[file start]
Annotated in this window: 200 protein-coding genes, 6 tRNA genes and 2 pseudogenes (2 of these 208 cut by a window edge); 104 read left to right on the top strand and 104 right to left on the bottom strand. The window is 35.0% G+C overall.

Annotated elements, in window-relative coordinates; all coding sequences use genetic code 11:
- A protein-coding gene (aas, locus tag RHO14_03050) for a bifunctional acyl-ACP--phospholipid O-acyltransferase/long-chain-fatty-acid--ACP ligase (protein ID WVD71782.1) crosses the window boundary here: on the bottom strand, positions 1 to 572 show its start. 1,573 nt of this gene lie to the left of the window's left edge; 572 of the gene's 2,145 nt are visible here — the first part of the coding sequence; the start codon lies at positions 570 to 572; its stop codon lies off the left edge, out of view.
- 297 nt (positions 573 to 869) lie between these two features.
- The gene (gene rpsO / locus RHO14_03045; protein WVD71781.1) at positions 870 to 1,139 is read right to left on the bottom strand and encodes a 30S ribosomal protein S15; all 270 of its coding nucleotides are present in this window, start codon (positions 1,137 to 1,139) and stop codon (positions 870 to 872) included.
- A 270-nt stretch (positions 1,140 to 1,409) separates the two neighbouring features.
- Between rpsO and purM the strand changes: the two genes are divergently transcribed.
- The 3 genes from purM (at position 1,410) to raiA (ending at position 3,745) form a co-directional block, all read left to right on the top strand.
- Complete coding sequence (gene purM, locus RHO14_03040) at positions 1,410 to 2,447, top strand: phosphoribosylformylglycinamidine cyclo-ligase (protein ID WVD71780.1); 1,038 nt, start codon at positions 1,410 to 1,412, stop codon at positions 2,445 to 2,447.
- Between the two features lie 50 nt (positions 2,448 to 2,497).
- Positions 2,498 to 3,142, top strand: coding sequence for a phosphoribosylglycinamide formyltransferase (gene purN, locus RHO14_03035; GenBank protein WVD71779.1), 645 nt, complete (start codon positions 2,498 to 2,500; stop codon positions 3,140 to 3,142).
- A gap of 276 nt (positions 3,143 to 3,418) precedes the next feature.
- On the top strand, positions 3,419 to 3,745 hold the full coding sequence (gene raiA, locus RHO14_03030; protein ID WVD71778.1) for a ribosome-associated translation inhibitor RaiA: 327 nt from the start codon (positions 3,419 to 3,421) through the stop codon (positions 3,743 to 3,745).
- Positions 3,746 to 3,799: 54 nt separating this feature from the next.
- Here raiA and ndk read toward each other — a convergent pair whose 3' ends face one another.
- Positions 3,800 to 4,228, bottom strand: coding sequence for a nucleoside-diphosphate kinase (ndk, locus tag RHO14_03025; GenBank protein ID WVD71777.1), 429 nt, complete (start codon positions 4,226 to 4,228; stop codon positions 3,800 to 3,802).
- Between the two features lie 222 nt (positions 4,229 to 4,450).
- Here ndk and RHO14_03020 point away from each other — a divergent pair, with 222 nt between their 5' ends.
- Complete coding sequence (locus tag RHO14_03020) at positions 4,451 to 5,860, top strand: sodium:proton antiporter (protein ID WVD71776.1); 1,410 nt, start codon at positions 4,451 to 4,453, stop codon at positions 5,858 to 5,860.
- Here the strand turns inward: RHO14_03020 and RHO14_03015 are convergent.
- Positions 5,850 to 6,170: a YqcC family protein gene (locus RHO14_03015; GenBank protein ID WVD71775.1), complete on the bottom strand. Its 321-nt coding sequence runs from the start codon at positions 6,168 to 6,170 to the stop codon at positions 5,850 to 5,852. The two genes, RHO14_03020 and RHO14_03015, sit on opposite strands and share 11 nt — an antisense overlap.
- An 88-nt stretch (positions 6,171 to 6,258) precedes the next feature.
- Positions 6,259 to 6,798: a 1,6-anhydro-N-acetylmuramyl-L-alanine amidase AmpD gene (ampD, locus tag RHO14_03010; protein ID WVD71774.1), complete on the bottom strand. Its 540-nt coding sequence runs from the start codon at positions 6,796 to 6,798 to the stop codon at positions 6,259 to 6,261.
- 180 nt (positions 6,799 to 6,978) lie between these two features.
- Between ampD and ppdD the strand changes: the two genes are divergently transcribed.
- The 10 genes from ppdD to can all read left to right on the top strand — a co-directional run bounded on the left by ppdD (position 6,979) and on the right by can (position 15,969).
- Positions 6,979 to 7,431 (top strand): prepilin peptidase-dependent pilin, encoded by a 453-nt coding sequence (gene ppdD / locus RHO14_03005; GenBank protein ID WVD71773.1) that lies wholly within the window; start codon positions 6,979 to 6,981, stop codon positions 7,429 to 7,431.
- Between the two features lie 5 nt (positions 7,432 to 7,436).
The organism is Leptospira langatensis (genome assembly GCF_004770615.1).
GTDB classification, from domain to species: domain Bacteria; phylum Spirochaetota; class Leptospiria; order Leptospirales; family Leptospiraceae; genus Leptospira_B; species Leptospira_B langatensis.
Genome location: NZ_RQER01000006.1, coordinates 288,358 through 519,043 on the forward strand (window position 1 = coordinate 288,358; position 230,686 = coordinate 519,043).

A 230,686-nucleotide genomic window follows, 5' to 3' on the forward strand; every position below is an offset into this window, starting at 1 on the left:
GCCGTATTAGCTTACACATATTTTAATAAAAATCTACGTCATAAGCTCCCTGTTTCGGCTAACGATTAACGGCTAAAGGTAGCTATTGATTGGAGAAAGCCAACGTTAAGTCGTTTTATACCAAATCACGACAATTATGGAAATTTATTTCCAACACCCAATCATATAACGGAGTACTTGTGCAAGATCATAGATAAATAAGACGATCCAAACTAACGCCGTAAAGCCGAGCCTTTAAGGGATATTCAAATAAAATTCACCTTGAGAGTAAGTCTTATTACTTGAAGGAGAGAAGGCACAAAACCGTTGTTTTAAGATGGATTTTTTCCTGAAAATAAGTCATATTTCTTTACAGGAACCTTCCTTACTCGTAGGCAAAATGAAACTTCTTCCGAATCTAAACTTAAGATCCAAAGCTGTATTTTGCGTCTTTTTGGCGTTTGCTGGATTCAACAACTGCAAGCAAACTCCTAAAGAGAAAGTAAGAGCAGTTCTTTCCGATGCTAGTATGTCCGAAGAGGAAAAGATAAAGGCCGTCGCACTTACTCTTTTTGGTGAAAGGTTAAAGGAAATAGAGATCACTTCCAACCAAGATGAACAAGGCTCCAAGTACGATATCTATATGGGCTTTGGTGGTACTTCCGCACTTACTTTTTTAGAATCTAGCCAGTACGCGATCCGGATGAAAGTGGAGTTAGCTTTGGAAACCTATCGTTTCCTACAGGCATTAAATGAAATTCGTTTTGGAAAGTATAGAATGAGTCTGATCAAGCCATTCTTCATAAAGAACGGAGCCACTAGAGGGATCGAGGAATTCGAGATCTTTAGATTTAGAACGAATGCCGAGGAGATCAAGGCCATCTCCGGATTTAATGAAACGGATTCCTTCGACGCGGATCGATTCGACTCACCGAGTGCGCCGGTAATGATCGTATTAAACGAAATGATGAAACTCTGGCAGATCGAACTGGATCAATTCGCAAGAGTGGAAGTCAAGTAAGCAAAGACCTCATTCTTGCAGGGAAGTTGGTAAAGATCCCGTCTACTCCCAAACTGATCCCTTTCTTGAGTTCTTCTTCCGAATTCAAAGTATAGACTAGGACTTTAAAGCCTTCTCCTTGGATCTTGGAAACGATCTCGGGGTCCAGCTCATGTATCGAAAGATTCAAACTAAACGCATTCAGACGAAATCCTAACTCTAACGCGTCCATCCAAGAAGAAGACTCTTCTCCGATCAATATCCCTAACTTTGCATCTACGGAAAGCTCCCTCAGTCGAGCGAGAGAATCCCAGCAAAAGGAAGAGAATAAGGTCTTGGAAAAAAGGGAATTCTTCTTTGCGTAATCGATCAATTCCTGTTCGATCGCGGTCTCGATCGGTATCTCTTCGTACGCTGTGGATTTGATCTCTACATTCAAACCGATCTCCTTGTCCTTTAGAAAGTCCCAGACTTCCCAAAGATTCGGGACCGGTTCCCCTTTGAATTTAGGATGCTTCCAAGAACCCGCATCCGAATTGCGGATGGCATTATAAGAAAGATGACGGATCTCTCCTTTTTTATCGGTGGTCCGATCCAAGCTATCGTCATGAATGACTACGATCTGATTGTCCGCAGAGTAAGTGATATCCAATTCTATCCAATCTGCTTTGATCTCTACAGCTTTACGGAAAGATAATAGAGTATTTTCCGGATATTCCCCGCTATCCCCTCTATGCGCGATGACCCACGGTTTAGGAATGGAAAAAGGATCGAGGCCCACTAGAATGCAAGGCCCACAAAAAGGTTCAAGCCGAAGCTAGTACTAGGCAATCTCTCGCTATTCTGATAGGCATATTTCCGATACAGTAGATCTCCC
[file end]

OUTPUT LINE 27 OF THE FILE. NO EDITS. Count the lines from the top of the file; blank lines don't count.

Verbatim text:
- Positions 6,979 to 7,431 (top strand): prepilin peptidase-dependent pilin, encoded by a 453-nt coding sequence (gene ppdD / locus RHO14_03005; GenBank protein ID WVD71773.1) that lies wholly within the window; start codon positions 6,979 to 6,981, stop codon positions 7,429 to 7,431.